In terms of retention, of the 717 participants with PTSD, 27.6% withdrew from the study before the 12 week completion compared to 23.2% without (difference=4.4% [95% CI, 0.001%–8.76%], P=.0495). The difference in dropout for those with PTSD vs. those without PTSD was greatest in the aug-BUP group (29.5% vs 21.4%, respectively; difference=8.1% [95% CI, 0.52%–15.7%], P=.035) but similar in the switch-BUP and aug-ARI groups.
In terms of remission, at 12 weeks there was a 43% lower risk of remissionfor those with comorbid PTSD (RR=0.567; 95% CI, 0.462–0.697), with all 3 treatments, irrespective of the severity of MDD. Kaplan-Meier plots of cumulative probability of remission for each treatment group by PTSD status show remission rates are lower in the PTSD group, and the switch-BUP treatment group had the lowest rate of remission.
Relative risk of response was also significant for those with PTSD (RR=0.745; 95% CI, 0.658–0.843) and for each of the 3 treatments, reflecting a 25% lower symptom improvement among those with PTSD. For relapse after remission, the risk was not significantly greater among those with PTSD (RR=1.30; 95% CI, 0.867–1.94). The results across treatment groups were mixed, with significantly greater likelihood of relapse among participants with PTSD in the aug-BUP group (RR=2.19; 95% CI, 1.13–4.25) but not among those in the switch-BUP or aug-ARI groups.
2.2. Comparing the impact of various treatment interventions
A comparison of the magnitude of treatment effects between pairs of treatments (risk ratios reflecting comparative effectiveness of paired treatments) among patients with and without PTSD showed no significant differences in comparative treatment effectiveness on remission between patients with and without PTSD. In the analysis of response, augmentation with aripiprazole was associated with significantly greater likelihood of achieving response (68.4%) than switching to bupropion (57.7%) in patients with PTSD (HR=1.26; 95% CI, 1.01–1.59) and also in patients without PTSD (HR=1.29; 95% CI, 1.05–1.57) (78.9% response with augment with aripiprazole vs 66.9% response with switching to bupropion).
There were no significant differences in response between augmentation with aripiprazole and augmentation with bupropion in either patients with PTSD or patients not diagnosed with PTSD. The analysis of relapse showed no significant differences between pairs of treatment groups with or without PTSD and minor interaction of treatment group and PTSD diagnosis (P=.15).
3. The bottom line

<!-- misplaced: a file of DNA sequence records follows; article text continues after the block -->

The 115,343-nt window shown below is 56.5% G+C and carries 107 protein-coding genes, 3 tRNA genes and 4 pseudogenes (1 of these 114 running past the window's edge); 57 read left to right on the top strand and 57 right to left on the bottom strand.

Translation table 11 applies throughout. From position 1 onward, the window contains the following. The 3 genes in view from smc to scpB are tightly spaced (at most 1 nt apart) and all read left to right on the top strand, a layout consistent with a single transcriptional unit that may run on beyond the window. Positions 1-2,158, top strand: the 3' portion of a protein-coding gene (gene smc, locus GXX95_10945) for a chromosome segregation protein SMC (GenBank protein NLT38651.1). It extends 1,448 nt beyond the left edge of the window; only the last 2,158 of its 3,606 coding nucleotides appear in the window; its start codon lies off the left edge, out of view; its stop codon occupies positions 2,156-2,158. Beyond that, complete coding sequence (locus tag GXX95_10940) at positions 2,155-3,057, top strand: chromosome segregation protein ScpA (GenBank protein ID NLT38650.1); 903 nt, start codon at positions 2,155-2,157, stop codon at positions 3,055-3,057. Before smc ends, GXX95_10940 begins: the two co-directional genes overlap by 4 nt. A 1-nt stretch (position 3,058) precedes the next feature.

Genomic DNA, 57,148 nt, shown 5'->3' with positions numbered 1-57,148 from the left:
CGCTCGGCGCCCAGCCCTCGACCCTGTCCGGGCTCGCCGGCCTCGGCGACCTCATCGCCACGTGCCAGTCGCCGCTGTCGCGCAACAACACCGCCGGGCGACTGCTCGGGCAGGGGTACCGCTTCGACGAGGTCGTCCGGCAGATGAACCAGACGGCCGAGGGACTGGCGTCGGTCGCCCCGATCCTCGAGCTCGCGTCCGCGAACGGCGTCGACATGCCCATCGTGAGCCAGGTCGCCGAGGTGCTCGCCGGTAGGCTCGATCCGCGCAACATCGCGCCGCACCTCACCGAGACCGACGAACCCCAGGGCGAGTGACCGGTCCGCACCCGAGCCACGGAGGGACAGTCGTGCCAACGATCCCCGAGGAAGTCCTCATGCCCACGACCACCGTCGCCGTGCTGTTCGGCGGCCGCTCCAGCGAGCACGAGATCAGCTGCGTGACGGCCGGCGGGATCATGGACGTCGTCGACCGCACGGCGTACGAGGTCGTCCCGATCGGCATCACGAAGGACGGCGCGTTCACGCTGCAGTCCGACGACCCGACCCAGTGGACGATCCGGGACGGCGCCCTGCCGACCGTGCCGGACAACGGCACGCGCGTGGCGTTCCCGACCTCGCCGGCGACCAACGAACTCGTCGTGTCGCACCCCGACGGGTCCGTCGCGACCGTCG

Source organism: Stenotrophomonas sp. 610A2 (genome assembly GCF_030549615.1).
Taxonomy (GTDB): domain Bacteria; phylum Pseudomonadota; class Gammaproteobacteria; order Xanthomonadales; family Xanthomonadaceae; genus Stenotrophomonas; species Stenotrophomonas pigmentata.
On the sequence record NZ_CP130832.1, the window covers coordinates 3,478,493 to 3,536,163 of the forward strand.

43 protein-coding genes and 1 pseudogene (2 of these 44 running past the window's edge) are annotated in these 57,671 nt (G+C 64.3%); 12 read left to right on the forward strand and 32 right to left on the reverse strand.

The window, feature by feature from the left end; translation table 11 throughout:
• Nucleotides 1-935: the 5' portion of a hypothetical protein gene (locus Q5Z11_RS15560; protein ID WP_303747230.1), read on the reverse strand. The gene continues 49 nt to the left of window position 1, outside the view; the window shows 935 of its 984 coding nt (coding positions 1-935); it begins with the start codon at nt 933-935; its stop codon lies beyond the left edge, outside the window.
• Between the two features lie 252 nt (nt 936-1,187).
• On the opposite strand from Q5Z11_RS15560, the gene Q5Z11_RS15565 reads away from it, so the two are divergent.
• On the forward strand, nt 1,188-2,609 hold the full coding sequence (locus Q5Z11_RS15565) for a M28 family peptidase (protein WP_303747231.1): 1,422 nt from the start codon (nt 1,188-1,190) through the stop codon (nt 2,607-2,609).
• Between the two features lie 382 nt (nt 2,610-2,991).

In this population of older veteran males with nonpsychotic moderate to severe MDD unresponsive to antidepressant treatment, those with comorbid PTSD showed greater disease burden at baseline and significantly lower remission and response with 3 next-step 12-week treatments.6 Augmentation with aripiprazole resulted in a small, yet statistically significant, increase in response likelihood at 12 weeks when compared with switching to bupropion irrespective of a comorbid PTSD diagnosis.
There were several limitations of the 2020 study. First, it was conducted within the VA system with a predominantly older male population with likely combat-related trauma histories. It is thus unclear whether results would generalize to the broader population with other underlying PTSD forms. Second, despite inclusion of a greater proportion of participants with non-psychotic psychiatric comorbidities, there were still a number of exclusion criteria, including active substance use which represents a significant comorbidity found in patients with MDD.
Third, all individuals included here experience a moderate degree of depression severity; hence, these findings cannot be extrapolated in the care of patients with mild and severe MDD. Fourth, 26% of participants did not complete the study, resulting in a fairly substantial dropout rate. It is also possible that the group that switched to bupropion may have experienced withdrawal from previous treatment, putting them at a disadvantage for dropout or other adverse outcomes. Fifth, only 1 antidepressant and 1 antipsychotic were evaluated. Generality to other agents is unknown, especially to factors such as behavioral interventions, tricyclic antidepressants, monoamine oxidase inhibitors, electroconvulsive therapy, transcranial magnetic stimulation, and lithium augmentation. Lastly, although there was no financial support from industry, authors did disclose some pharmaceutical affiliations, which may potentially lead to biases.
Dr Stanciu is Assistant Professor of Psychiatry at Dartmouth’s Geisel School of Medicine and Director of Addiction Services at New Hampshire Hospital, Concord, NH. He is Addiction Section Editor for Psychiatric TimesTM. Dr Gnanasegaram is Instructor in Psychiatry at Dartmouth’s Geisel School of Medicine and Attending Psychiatrist at New Hampshire Hospital, Concord, NH. The authors report no conflicts of interest concerning the subject matter of this article.